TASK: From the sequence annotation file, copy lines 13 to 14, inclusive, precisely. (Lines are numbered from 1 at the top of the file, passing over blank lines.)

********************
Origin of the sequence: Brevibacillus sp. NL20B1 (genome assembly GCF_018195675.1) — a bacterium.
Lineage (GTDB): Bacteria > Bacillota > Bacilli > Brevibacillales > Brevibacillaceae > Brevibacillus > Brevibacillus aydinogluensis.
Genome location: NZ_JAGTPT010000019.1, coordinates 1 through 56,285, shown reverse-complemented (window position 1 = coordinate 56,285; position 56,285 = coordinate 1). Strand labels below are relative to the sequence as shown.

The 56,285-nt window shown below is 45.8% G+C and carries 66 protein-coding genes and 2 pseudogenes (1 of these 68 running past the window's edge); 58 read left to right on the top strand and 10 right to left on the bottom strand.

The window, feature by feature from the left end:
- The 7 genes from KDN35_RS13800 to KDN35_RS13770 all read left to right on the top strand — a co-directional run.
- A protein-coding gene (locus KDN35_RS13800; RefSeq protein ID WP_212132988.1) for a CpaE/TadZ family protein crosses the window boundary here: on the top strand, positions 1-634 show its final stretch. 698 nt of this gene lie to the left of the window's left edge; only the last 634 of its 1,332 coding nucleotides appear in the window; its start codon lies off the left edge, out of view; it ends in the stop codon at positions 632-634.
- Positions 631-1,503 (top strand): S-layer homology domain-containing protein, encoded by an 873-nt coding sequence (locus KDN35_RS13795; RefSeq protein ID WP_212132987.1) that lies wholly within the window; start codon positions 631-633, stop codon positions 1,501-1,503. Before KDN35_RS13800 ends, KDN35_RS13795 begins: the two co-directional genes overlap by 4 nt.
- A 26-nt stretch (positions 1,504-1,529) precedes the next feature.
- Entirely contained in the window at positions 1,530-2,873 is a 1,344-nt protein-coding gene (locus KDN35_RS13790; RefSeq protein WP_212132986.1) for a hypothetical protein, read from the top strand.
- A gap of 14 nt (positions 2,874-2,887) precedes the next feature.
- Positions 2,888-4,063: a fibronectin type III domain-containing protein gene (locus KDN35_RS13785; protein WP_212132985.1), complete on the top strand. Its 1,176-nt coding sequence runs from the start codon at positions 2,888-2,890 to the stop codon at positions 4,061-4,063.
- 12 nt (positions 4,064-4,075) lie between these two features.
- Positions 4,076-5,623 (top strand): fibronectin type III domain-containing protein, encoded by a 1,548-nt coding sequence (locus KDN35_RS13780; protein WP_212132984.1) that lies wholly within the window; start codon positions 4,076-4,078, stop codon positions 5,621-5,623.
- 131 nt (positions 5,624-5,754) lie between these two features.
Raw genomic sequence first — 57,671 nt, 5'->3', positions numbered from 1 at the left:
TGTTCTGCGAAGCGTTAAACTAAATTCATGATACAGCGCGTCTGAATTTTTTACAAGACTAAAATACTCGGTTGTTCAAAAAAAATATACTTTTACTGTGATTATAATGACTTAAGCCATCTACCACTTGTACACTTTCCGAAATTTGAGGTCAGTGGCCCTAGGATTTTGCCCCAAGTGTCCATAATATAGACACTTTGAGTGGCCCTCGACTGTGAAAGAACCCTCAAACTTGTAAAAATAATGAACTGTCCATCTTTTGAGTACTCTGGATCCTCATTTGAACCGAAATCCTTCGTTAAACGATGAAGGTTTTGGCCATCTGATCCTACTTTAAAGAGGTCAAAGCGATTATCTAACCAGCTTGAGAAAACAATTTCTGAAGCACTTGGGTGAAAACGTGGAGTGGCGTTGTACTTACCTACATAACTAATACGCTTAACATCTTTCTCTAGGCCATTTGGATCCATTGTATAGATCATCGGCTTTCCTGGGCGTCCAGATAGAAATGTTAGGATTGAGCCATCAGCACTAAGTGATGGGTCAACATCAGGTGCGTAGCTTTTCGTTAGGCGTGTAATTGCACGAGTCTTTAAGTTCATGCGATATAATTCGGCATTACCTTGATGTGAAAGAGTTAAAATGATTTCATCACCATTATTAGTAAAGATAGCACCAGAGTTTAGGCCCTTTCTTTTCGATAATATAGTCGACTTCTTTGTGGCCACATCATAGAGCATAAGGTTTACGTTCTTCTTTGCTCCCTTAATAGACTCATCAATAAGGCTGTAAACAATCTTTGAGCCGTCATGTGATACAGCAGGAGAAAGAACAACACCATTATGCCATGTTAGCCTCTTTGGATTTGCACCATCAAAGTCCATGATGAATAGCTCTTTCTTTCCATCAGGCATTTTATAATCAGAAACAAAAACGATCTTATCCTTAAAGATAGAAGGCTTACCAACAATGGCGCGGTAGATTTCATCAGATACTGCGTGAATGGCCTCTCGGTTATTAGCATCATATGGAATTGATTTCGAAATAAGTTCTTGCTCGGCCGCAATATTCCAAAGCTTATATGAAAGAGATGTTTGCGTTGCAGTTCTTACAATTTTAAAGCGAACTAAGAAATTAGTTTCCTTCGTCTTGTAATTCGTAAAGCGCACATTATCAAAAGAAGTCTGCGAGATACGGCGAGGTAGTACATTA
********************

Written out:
- 12 nt (positions 4,064-4,075) lie between these two features.
- Positions 4,076-5,623 (top strand): fibronectin type III domain-containing protein, encoded by a 1,548-nt coding sequence (locus KDN35_RS13780; protein WP_212132984.1) that lies wholly within the window; start codon positions 4,076-4,078, stop codon positions 5,621-5,623.